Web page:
Magic Leap One is another step forward in mixed reality headsets that you can’t afford
Robert Scoble is taking a bath with one right now.
With two billion in funding and a facility deep in alligator country (Plantation, Florida), the secretive Magic Leap One has finally been released. Like Microsoft Hololens, the Magic Leap One is not cheap and appears to be aimed at a market segmentation that isn’t parallel with most of the technology in your home. If you were looking for a Google Cardboard replacement, this isn’t it.
On first impression, Magic Leap One appears to be a toy for wealthy technologists — sweater vest wearing pricks who always got picked on in college while they were sweating away in the computer lab and their peers were playing ultimate frisbee — to entertain guests with while they spike every Fresca in the parlor with MDMA.
The $2,295 price tag is pretty steep. While it’s aimed at creators and developers, the software pack appears to be aimed at people who are bored with Candy Crush but not skilled or inspired enough to get into actual gaming. Further solidifying the fact that the Magic Leap One is not for the everyday user, it requires white glove service for set up. The service personally delivers the device and fits it to your face. It’s like your cable repair person giving you a reach-around — not entirely necessary, but if you are already paying for it, may as well enjoy it.
The Magic Leap One headset looks like something out of an 80s science fiction movie, like the imager goggles worn by General Kala’s agents in the control room. However, it appears to be another step forward in creating a less blocky headset. It also includes a controller and the permanently wired Lightpack, which you wear on your waist like a portable CD player. This CD player, which is not a CD player, rocks a Nvidia Tegra X2 chipset, 8GB of memory, 128GB of storage and a battery with about three hours of life.
If you want more tech specs, CNET has a good rundown. Meanwhile, The Verge went deep with Magic Leap, concluding that the device is an interesting piece of technology, but lacking in its content offering and practical applications. This is not the headset worn by the visitors to the Oasis in Ready Player One, this isn’t even the sex headset worn by Lenina Huxley and John Spartan. This is the tech that might lead to those things. This is the Betamax of mixed reality headsets. Everything before it was reel-to-reel.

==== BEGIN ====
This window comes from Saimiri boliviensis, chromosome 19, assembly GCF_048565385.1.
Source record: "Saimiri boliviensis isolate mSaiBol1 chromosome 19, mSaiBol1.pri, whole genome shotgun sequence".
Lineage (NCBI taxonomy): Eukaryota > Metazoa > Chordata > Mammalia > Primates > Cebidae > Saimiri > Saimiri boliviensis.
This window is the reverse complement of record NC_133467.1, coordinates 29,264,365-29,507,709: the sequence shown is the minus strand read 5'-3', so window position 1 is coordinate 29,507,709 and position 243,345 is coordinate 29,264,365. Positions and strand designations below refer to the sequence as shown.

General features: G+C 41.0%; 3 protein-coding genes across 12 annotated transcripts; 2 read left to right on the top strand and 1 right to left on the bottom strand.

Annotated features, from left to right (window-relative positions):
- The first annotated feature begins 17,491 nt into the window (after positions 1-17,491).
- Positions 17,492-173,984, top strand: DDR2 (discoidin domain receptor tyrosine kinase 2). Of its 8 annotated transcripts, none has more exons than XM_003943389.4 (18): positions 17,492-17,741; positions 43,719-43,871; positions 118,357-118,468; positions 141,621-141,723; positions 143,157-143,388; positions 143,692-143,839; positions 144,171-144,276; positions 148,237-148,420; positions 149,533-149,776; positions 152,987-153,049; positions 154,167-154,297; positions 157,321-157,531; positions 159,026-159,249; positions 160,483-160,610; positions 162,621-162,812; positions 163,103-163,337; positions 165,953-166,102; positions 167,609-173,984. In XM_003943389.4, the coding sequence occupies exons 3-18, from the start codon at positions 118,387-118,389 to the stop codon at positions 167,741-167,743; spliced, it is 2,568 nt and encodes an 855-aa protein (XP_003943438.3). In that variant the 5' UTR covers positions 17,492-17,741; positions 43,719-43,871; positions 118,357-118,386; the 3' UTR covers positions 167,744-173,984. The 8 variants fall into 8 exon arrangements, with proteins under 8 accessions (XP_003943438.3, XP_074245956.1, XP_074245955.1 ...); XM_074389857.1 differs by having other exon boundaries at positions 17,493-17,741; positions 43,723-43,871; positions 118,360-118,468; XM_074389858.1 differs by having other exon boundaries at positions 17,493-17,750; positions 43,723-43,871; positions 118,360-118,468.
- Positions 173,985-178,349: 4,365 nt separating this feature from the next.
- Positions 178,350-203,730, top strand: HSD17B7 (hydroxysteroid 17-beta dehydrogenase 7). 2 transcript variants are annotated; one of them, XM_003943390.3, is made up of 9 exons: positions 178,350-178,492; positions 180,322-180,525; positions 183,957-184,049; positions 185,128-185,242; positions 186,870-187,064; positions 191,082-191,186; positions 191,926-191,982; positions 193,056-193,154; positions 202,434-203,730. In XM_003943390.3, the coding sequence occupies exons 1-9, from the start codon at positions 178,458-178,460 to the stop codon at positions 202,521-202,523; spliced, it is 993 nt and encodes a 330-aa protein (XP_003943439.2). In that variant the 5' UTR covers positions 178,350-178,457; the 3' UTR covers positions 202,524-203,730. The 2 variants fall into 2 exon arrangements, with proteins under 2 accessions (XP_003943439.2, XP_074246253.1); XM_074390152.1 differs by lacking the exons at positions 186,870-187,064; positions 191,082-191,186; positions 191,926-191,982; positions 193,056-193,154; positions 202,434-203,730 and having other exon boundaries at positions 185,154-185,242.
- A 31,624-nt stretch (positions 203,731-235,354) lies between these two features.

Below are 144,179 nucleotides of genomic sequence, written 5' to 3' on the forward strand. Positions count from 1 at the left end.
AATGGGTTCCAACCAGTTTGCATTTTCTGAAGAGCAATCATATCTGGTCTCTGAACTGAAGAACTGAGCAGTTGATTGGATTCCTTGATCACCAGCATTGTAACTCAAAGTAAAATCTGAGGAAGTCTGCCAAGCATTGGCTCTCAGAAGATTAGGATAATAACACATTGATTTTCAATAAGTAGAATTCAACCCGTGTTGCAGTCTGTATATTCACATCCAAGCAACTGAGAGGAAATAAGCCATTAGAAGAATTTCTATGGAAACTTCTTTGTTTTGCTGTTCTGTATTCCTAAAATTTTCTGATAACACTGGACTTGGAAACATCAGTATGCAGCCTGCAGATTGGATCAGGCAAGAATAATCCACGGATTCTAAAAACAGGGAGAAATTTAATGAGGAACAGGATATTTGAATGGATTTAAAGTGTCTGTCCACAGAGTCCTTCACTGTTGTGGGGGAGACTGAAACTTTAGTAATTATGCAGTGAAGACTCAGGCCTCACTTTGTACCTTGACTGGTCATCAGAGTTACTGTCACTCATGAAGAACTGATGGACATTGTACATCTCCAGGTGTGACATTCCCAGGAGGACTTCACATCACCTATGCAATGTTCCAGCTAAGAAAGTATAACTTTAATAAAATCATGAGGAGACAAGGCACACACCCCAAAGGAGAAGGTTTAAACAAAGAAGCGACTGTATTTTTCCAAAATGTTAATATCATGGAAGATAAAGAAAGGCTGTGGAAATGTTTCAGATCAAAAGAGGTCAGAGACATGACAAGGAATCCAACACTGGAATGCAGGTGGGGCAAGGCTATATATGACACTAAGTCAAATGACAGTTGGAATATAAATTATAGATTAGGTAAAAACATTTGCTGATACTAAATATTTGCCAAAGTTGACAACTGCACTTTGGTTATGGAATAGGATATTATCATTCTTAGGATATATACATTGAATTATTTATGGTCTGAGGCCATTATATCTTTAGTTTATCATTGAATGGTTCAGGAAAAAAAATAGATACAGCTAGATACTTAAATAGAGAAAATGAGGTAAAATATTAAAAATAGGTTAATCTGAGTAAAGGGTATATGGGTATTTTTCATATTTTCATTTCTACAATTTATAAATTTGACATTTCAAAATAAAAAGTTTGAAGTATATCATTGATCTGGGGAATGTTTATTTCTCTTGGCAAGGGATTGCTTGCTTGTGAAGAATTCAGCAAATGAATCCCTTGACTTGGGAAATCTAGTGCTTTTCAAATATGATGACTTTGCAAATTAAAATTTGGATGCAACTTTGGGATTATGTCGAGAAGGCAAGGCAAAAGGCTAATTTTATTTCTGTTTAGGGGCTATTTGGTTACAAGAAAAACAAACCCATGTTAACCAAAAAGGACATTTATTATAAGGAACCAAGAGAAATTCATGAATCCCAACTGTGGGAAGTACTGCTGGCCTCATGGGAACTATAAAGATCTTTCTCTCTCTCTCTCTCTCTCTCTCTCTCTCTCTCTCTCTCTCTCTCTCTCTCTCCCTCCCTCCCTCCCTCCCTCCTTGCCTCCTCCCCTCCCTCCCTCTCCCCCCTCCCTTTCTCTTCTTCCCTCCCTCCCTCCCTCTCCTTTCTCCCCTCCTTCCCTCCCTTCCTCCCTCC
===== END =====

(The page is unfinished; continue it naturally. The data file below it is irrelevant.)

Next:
The Magic Leap One might be learning from the mistakes of Google Glass by providing a wider worldview of what the technology might lead to, but there’s no reason to think a company like Apple won’t come out with something that is not only more consumer friendly but further down the mixed reality rabbit hole. Until Magic Leap starts working with the porn industry — the one industry with the power to make or break a new media format — then it’s just another mixed reality headset that rich assholes tell people they own while under-tipping at restaurants.
If your idea of a fun time is sitting on the couch, eating pizza rolls from your intelligent oven and diving into mediocre mixed reality apps because the mushrooms just kicked in and you’ve got three grand to spare, then maybe the Magic Leap One is the device you’ve been waiting for. But you’re probably better off spending that money on a Surface Go and actually producing something. Mixed reality to this point is entertaining, sure, but it’s not productive — and that’s a problem.
Sure, the Magic Leap team is pushing this headset to creators and developers, but what is being developed besides silly visuals a few eye-tracking games? What connectivity apps and AI tools are there baked into the Magic Leap? Oh, there’s a painting too and a multiple display tool. Be still my beating heart. The future is here. We can paint pretty pictures in mixed reality.
It’s pretty apparent that the Magic Leap One is not a consumer product. It might give us a glimpse into the future of augmented and virtual reality products, but only a select few will get that glimpse. Once tech journalists grow weary of its existence, Magic Leap will have to work to create a version that can exist outside the bubble of disposable income and more toward mainstream adaptation.
Right now, it’s akin to the first run of DVD players back in the late 90s, an expensive precursor replacing old technology while pushing innovation further. There is a highly connected world out there with wearables, but it’s not going to be changed by one single expensive headset.
What do you think about the Magic Leap One? Is it something you would purchase? Let us know below.
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